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For many of us, the holidays are a time to get together with family and friends and enjoy the season. But the holidays can also be a time when people feel lonely and depressed. On NBC’s “Today” show, psychologist Dale Atkins shares some advice to help you beat the holiday blues. Read some of her tips below.
This holiday season will be different from past holidays. Many of us will be coming to grips with the new world as we know it. Some of us will be suffering from loss, or the loss of a sense of security and peace.
How will this affect family dynamics this year?
Many of us are frazzled by the events that have taken place this year, and are looking forward to going home and being with our families, but it’s not always an ideal reunion.
Some of us are feeling lonelier this year. While many of us have felt lonely during holidays of the past, this year could be worse. Whether you’ve actually suffered a loss or not, it’s a sentimental time filled with memories, so people may already be feeling sad and lonely. The best antidote is to keep busy and help others.
If you’re alone and by yourself, call your pastor and see if someone needs a ride to church, or try to do small things, something to help build your community.
Why are people lonely during the holidays?
People often focus on what they don’t have. And they don’t spend time on what they do have. It’s a state of mind. They don’t realize it’s temporary. They focus on memories of when they were younger, or when they had someone — a partner. We are a society oriented toward partnering. When people don’t have a family or someone to be with, they often feel sad.
How to beat the loneliness
Pay attention to what you do have. Focus on the people who are still with you and how they can enrich your life because you only get one shot at life.
Afterall, if you’re missing someone who has passed on, the last thing they would want is for you to be sad and depressed. The best way to honor them is to live a full and rich life, being the best person you can be.
If you’re feeling blue, reach out to help others. It takes your mind off of your own troubles and makes you feel good. Serve at a soup kitchen or get toys for the needy.
Don’t feel sorry for yourself. Don’t go there; self pity is the worst thing to do.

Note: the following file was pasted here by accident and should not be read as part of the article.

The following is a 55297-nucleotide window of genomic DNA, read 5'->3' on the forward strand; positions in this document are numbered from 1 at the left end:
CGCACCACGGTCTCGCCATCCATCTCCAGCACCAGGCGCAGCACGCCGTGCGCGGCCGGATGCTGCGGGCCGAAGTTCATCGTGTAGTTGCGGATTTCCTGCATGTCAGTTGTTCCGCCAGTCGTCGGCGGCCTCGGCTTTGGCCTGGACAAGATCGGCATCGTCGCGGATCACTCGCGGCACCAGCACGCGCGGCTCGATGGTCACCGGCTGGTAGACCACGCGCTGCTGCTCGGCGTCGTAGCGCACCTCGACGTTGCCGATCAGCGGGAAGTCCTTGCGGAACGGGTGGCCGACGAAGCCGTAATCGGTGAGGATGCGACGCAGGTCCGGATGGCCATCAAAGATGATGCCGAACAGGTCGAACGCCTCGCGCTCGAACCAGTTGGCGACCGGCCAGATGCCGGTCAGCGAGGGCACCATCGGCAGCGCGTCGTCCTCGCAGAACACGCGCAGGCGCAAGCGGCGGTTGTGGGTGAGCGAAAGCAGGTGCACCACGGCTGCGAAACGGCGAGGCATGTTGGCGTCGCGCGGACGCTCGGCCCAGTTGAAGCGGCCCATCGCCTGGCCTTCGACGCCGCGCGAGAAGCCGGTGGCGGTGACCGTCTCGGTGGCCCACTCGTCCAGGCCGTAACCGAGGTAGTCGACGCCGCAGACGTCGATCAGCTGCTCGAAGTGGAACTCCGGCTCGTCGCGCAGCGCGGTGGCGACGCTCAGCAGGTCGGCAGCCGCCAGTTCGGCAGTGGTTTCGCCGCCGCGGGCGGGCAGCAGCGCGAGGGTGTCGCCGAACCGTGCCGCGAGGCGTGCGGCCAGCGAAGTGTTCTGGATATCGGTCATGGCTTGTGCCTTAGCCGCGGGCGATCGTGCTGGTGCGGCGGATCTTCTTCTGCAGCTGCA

If you are blue about losing a feeling of safety and security after 9/11, work hard to create peace within your family and community. Get involved in your neighborhood. Every person in life suffers loss, and people often don’t give themselves enough credit to rebound. We have this amazing internal fortitude to recover.
It is important to remember that life is precious, that time is precious and that endurance is precious. We can “take” any tragedy if we remember these things.
If you feel lonely, then it’s time to meet people. But many people who are lonely make up excuses, such as: “I’m too busy; other people don’t like me; I can’t find people like me.” It’s time to take responsibility for having other people in your life. Reach out to people. Invite someone to go somewhere with you. Take the initiative.
How to deal with loss
Make a candle centerpiece with a candle for each person who has passed away. Light a candle for those who are not with you. Talk about them and share memories. Show pictures from family trips. Pass along their stories to the younger generations so they are not forgotten.
Continue a tradition they started, like serving grandmother’s recipes, going to church service, serving at a soup kitchen before dining with your family.
Schedule activities that are familiar and comforting and bring you joy.
Surround yourself with people.
If it’s too painful to be with happy people, rent some old favorite movies or some good movies you always wanted to see. Surround yourself with good books, mysteries, biographies — good escape literature.
Invite new people into your life. Go to concerts or social events. Offer to drive people to church or to meetings. Even if your enjoyment capability is 50 percent as opposed to 100 percent, participate to some degree.
Accept help from others.
Don’t isolate yourself.
Volunteer at a hospital, convalescent home or rehabilitation facility.
Read to children or older people.
Buy Thanksgiving dinner and deliver it to someone.
Take a class that will have a good beginning, middle and end, or a weekend, or one-day session in flower arranging, furniture refinishing, knitting, crocheting or cooking.
Try not to make important decisions during the holidays.